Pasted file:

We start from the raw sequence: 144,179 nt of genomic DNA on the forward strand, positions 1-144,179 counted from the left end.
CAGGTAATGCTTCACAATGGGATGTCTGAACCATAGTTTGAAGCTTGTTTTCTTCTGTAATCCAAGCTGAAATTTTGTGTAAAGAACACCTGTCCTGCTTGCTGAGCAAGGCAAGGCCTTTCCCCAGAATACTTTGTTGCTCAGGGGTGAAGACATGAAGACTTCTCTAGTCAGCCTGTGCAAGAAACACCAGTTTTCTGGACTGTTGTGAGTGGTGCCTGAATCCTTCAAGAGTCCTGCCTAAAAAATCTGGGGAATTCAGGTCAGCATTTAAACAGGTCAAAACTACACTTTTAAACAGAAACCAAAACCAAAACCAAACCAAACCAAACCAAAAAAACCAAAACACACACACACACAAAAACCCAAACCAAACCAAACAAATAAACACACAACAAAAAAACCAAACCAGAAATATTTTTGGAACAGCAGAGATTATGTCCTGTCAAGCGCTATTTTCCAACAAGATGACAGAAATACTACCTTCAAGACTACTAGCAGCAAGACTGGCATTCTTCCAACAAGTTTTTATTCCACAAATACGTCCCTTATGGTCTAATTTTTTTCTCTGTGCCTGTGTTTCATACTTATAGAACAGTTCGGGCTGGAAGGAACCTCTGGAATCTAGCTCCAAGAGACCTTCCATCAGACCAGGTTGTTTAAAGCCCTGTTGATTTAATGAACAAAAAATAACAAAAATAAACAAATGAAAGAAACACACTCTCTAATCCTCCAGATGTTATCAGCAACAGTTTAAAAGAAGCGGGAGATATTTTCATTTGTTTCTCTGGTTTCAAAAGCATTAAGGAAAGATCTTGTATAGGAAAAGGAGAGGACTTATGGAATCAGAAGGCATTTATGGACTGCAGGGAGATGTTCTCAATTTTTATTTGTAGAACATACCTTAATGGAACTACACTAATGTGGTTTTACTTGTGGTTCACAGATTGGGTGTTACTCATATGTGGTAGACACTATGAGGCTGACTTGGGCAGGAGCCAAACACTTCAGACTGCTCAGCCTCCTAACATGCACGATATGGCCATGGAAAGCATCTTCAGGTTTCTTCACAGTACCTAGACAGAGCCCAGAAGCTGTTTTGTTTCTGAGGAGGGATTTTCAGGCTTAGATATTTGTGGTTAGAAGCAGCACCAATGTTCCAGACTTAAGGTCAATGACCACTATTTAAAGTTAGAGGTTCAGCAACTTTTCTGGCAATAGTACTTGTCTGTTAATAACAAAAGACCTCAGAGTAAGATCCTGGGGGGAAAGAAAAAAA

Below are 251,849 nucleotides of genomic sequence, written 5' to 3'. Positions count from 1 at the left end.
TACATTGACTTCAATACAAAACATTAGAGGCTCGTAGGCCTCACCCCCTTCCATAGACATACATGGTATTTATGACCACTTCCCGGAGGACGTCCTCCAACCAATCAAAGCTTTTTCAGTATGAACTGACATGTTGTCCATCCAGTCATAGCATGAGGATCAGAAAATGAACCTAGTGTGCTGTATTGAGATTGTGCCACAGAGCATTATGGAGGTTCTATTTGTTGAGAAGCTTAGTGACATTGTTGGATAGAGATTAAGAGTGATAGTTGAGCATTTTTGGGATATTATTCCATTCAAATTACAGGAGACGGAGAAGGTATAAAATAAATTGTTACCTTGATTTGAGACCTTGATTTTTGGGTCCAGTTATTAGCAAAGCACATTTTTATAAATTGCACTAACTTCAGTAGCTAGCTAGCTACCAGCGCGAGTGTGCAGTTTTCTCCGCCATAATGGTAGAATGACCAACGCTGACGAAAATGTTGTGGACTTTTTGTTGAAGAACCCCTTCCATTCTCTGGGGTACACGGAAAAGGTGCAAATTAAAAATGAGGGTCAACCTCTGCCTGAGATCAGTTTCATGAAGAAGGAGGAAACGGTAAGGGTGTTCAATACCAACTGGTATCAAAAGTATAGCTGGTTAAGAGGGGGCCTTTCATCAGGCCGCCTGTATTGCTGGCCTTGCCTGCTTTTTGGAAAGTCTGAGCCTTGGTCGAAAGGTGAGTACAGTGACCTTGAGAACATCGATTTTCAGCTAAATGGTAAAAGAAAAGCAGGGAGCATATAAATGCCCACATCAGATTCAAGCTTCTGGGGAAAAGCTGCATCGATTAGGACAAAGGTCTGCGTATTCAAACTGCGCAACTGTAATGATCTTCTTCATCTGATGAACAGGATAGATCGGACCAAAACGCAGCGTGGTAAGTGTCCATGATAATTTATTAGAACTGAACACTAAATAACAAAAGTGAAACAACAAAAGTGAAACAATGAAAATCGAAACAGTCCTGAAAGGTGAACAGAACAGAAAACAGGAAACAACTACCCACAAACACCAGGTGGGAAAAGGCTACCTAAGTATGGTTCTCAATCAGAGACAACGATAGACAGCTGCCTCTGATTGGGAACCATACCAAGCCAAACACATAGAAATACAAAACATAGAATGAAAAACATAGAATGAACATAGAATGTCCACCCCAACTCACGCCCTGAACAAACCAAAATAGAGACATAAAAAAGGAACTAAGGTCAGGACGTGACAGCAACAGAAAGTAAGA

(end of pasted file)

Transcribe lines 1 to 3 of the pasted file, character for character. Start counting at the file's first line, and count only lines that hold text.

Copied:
We start from the raw sequence: 144,179 nt of genomic DNA on the forward strand, positions 1-144,179 counted from the left end.
CAGGTAATGCTTCACAATGGGATGTCTGAACCATAGTTTGAAGCTTGTTTTCTTCTGTAATCCAAGCTGAAATTTTGTGTAAAGAACACCTGTCCTGCTTGCTGAGCAAGGCAAGGCCTTTCCCCAGAATACTTTGTTGCTCAGGGGTGAAGACATGAAGACTTCTCTAGTCAGCCTGTGCAAGAAACACCAGTTTTCTGGACTGTTGTGAGTGGTGCCTGAATCCTTCAAGAGTCCTGCCTAAAAAATCTGGGGAATTCAGGTCAGCATTTAAACAGGTCAAAACTACACTTTTAAACAGAAACCAAAACCAAAACCAAACCAAACCAAACCAAAAAAACCAAAACACACACACACACAAAAACCCAAACCAAACCAAACAAATAAACACACAACAAAAAAACCAAACCAGAAATATTTTTGGAACAGCAGAGATTATGTCCTGTCAAGCGCTATTTTCCAACAAGATGACAGAAATACTACCTTCAAGACTACTAGCAGCAAGACTGGCATTCTTCCAACAAGTTTTTATTCCACAAATACGTCCCTTATGGTCTAATTTTTTTCTCTGTGCCTGTGTTTCATACTTATAGAACAGTTCGGGCTGGAAGGAACCTCTGGAATCTAGCTCCAAGAGACCTTCCATCAGACCAGGTTGTTTAAAGCCCTGTTGATTTAATGAACAAAAAATAACAAAAATAAACAAATGAAAGAAACACACTCTCTAATCCTCCAGATGTTATCAGCAACAGTTTAAAAGAAGCGGGAGATATTTTCATTTGTTTCTCTGGTTTCAAAAGCATTAAGGAAAGATCTTGTATAGGAAAAGGAGAGGACTTATGGAATCAGAAGGCATTTATGGACTGCAGGGAGATGTTCTCAATTTTTATTTGTAGAACATACCTTAATGGAACTACACTAATGTGGTTTTACTTGTGGTTCACAGATTGGGTGTTACTCATATGTGGTAGACACTATGAGGCTGACTTGGGCAGGAGCCAAACACTTCAGACTGCTCAGCCTCCTAACATGCACGATATGGCCATGGAAAGCATCTTCAGGTTTCTTCACAGTACCTAGACAGAGCCCAGAAGCTGTTTTGTTTCTGAGGAGGGATTTTCAGGCTTAGATATTTGTGGTTAGAAGCAGCACCAATGTTCCAGACTTAAGGTCAATGACCACTATTTAAAGTTAGAGGTTCAGCAACTTTTCTGGCAATAGTACTTGTCTGTTAATAACAAAAGACCTCAGAGTAAGATCCTGGGGGGAAAGAAAAAAA

Below are 251,849 nucleotides of genomic sequence, written 5' to 3'. Positions count from 1 at the left end.